L.A. Workers Are Feeling Emboldened as Unions Pressure Employers in California

Two months after going on strike, the writers are entrenched outside their Southern California studios, billboards being held up in the traffic. In many parts of America they will have a lonely wake.

Not Los Angeles.

The megaports of Los Angeles and Long Beach suspended operations for weeks until West Coast dockworkers reached a preliminary contract agreement in mid-June. Schools across the city were closed for three days this spring, leaving bus drivers, cafeteria workers and teachers.

Labor unions representing about 15,000 hotel workers in Los Angeles now threaten to go on strike this July 4th weekend as the summer tourist season is in full swing. And more than 160,000 actors are poised to shut down Hollywood productions if they don’t reach new deals later this month.

Nationally, unions are in trouble, but in California it’s easier for a while.

“We call it a ‘hot summer of work,'” said Lorena Gonzalez, chief executive of the California Federation of Labor, which represents more than 2.1 million members statewide. “There are sparks and fires everywhere, but we’re not going to put them down in California. We’re fanning the flames,” she said.

California has long been a working-class state, with Democrats controlling the state government and most of its major cities. Despite a string of triumphs for workers in recent years, including a $15.50 an hour minimum wage that more than doubles the federal tax rate, workers are feeling more pressure than ever from inflation, housing shortages and technological disruption. It has said.

With California’s unemployment rate still below 5%, workers know they have an impact. And many contracts have expired this year, forcing employers in California to negotiate with unions as they watch picket lines form daily in Los Angeles.about half major work stoppage It will be held in the state in 2023.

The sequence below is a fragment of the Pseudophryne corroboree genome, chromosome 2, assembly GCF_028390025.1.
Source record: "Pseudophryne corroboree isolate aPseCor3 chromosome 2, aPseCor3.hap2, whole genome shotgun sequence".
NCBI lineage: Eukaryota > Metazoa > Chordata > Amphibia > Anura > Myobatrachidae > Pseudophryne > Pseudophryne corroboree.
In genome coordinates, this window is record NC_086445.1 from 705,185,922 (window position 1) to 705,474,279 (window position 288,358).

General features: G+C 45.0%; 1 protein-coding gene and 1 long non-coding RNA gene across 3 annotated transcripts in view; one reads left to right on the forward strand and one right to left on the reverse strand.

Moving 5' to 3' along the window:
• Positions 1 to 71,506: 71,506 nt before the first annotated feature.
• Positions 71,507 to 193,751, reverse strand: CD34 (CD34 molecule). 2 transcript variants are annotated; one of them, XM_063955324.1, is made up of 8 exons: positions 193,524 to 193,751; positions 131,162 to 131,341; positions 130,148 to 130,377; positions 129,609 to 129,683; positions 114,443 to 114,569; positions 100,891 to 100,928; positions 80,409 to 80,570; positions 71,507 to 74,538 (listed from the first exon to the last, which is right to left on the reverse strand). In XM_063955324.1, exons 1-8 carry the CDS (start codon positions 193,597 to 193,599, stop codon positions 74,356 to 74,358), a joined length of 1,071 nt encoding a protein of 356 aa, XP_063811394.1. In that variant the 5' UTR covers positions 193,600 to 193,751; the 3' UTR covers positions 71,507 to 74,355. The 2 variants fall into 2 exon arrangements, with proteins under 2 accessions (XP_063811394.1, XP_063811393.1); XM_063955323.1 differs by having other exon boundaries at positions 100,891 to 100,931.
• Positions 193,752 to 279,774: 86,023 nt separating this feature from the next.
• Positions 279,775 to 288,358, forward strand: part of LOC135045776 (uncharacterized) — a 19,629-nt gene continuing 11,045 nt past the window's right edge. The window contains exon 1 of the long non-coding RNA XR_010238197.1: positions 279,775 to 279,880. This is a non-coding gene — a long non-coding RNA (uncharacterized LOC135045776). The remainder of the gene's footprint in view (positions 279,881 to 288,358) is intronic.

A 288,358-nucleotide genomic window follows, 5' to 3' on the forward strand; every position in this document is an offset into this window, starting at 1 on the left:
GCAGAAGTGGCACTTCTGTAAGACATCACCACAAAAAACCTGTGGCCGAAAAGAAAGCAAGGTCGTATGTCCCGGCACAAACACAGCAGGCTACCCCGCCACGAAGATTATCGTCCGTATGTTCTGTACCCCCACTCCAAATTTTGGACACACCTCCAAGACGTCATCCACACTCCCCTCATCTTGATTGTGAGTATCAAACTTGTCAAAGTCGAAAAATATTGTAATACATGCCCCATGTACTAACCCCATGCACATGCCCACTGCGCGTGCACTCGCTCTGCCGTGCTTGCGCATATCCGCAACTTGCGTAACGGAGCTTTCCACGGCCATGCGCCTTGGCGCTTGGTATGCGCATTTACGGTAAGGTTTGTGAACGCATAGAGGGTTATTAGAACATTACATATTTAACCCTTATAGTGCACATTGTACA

The hotel workers’ main contracts expired on Friday, but the Actors Guild announced it would extend the expiring contracts until July 12, giving them time to continue negotiations.

But hotel workers could be out as early as this weekend. Hoteliers may get by with a short-term strike, but a long-term strike could deter tourists from visiting Los Angeles during the busy summer season and undermine convention business, which has recovered since the pandemic began. said Kevin Crowden. , Chief Global Strategist at the Milken Institute, an economic think tank based in Santa Monica, California.

The simultaneous strike of hotel workers, writers and actors will first affect Los Angeles businesses that rely on the region’s distinctive tourism and Hollywood industries. And they can have far-reaching ramifications beyond Los Angeles. California’s economy lost $2.1 billion during the 2007 screenwriters strike, according to . one quote.

In a statement, the Los Angeles Hotel Association said it was negotiating in good faith and would continue to serve tourists during the strike. Housekeepers who currently earn $25 an hour in Beverly Hills and downtown Los Angeles will be paid $25 or more, said Keith Grossman, spokesman for the Coordination Negotiations Group of more than 40 hotels in Los Angeles and Orange County, in a statement. He announced that he had made a proposal to withdraw. By January 2027 he will be $31 per hour.

“If there is going to be a strike, it is because the unions are determined to strike,” Grossman said. “Hotels want to continue to offer high wages, affordable quality family health care and pensions.”

A recurring theme among striking workers this year is the unbearable cost of living in Southern California. School officials said in March they had to work two or three side jobs to cover living expenses. The screenwriters also echoed that lament. According to a recent University of Southern California survey, 60 percent of local tenants say they spend more than 30 percent of their income on their homes and say they have a “high rent burden.”

“How can I continue to live here?” asked 37-year-old Lucero Ramirez, who has been working as a housekeeper at Waldorf Astoria Beverly Hills since 2018.